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amazing soulsAdmit it. This thought has crossed your mind, hasn’t it? You’ve probably even made a mental note to ask me, or worse… unsubscribe. So what makes me send you this monthly missive? The reasons are few, but they’re mighty.
1. Yes, I am in the business of helping people buy and sell homes and I’d like for you to think of me should that thought also cross your mind. Pretty crafty, huh?
2. To keep you up to date with the Denver real estate market, how it’s doing and where it’s headed. Like this little ditty from USA Today.
2. I believe that life is richer when experienced in community, and that a community is empowered by engagement.
3. I believe that real estate is all about story. Every home, every buyer, every seller, comes with a tale to tell, a story to reveal.
4. I have a knack for meeting interesting people who do really cool things and I want to share them with you.
And here comes the mighty…
5. Every month when I send out my newsy little newsletter, chock full o’ tips about home values and market trends, writing of the wonders of a swanky little art space, or the best place to take a burlesque dance class on a Sunday morning, you call me. You reach out via comment, Facebook, phone or email to let me know what you thought, ask me a question, or (best of all) set up some face-time. And I like that. A lot.

Building and deepening relationships, creating dialogue, drinking coffee… whatever I can do to help you put a little bump in your daily grind.


An autumn past, a dear new friend sent me a Max Coots prayer/poem/chant for Thanksgiving. It has been his tradition for many years and now it is mine as well; a simple connection, a virtual whisper of thanks. I thought long and hard about posting it on my blog, as I usually send it as an email. In the end I chose to include it as the spirit is wider than my contact list and my feelings about it aren’t constrained by form.
If this is your first time receiving it we might have just met or perhaps reconnected after many years. Perhaps you are a stranger, stumbling on it as a novice and to you I say welcome. If you remember it from seasons past, I hope you enjoy it once more and wrap yourself in the true feeling it comes with. If you are one of the lucky ones, receiving this both from me and my dear friend…you are twice blessed.
Happy Thanksgiving.

Let us give thanks for a bounty of people:
For children who are our second planting.
And though they grow like weeds and the wind too soon blows them away,
May they forgive us our cultivation and remember fondly where their roots are.
Let us give thanks:
For generous friends, with hearts as big as hubbards and smiles as bright as their blossoms;
For feisty friends as tart as apples; for continuous friends, who, like scallions and cucumbers, keep reminding us we’ve had them.
For crotchety friends, as sour as rhubarb and as indestructible.
For handsome friends, who are as gorgeous as eggplants and as elegant as a row of corn, and the others, as plain as potatoes and so good for you.
For funny friends who are as silly as Brussels sprouts and as amusing as Jerusalem artichokes, and serious friends, as complex as cauliflowers and as intricate as onions.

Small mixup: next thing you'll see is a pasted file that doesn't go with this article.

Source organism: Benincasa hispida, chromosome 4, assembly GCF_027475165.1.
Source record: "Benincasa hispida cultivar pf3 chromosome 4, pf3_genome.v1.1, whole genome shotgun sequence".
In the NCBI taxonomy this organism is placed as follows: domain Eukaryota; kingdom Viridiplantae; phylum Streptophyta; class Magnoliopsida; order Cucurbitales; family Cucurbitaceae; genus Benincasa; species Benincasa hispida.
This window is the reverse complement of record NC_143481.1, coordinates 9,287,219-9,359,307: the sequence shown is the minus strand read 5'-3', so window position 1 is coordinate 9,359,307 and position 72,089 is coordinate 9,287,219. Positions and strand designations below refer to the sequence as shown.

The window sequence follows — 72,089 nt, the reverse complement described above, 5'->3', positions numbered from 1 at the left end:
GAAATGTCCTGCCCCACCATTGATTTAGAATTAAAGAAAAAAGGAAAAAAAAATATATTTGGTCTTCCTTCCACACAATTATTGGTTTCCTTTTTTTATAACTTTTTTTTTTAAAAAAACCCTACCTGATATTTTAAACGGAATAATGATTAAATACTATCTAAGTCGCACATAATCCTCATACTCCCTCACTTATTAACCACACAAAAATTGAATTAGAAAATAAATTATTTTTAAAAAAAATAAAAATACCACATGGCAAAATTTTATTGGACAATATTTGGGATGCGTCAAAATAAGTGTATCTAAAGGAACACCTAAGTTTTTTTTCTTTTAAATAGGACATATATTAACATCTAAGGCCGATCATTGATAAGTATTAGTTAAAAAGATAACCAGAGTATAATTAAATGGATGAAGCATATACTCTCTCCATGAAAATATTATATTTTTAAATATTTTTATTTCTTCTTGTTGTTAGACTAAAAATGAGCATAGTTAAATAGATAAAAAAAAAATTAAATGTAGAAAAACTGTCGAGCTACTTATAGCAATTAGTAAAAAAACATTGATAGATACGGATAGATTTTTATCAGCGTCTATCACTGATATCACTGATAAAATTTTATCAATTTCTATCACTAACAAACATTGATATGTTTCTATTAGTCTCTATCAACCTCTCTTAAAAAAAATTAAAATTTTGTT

For friends as unpretentious as cabbages, as subtle as summer squash, as persistent as parsley, as delightful as dill, as endless as zucchini, and who, like parsnips, can be counted on to see you throughout the winter.
For old friends, nodding like sunflowers in the evening-time and young friends coming on as fast as radishes.
For loving friends, who wind around us like tendrils and hold us, despite our blights, wilts, and witherings.
And finally, for those friends now gone, like gardens past that have been harvested, but who fed us in their times that we might have life thereafter; for all these we give thanks.
— Max Coots
1928-2009

Look for the Thriving Artist Alliance banner!


Sunday picnics at City Park Jazz have long been one of my favorite summer rituals and judging by its growth the feeling is mutual. The atmosphere is fun and communal. far beyond a basket of egg salad sandwiches and a blanket, some people really work it: linen draped tables with champagne flutes, portable grills, netted tents and lawn games dot the landscape, festival style as Denver comes out to play.
So I thought… If I park it, will they come? What if you knew you could show up spontaneously, no blanket, no food, no hassle except the parking? What if you had one place where you could meet the friends who are already there scattered around, meet new friends and have an eclectic mix every week? That’s what I was thinkin’. I’ll get there early and set up space and provide something to eat. You show up, walk or roll north on the pathway from 17th Ave toward the band shelter. Look to your right, between the lake and the road and somewhere along the way you’ll see the THRIVING ARTIST ALLIANCE banner hanging from a tree or staked in the ground. Some weeks you may want to bring food and drink, others you can show up empty handed and share in the feast laid out before you. Bring your kids, your friends, your bikes, skateboards, a Frisbee or a ball… sometimes an umbrella. Where else can you eat, drink, dance and celebrate the season? And it’s free. We’ll be there around 5:00, music goes from 6-8. For more information, event updates and who’s playing each week, find me on Facebook or check out Sunday Dinner under events.

Beautiful friends and gorgeous sunsets rock City Park Jazz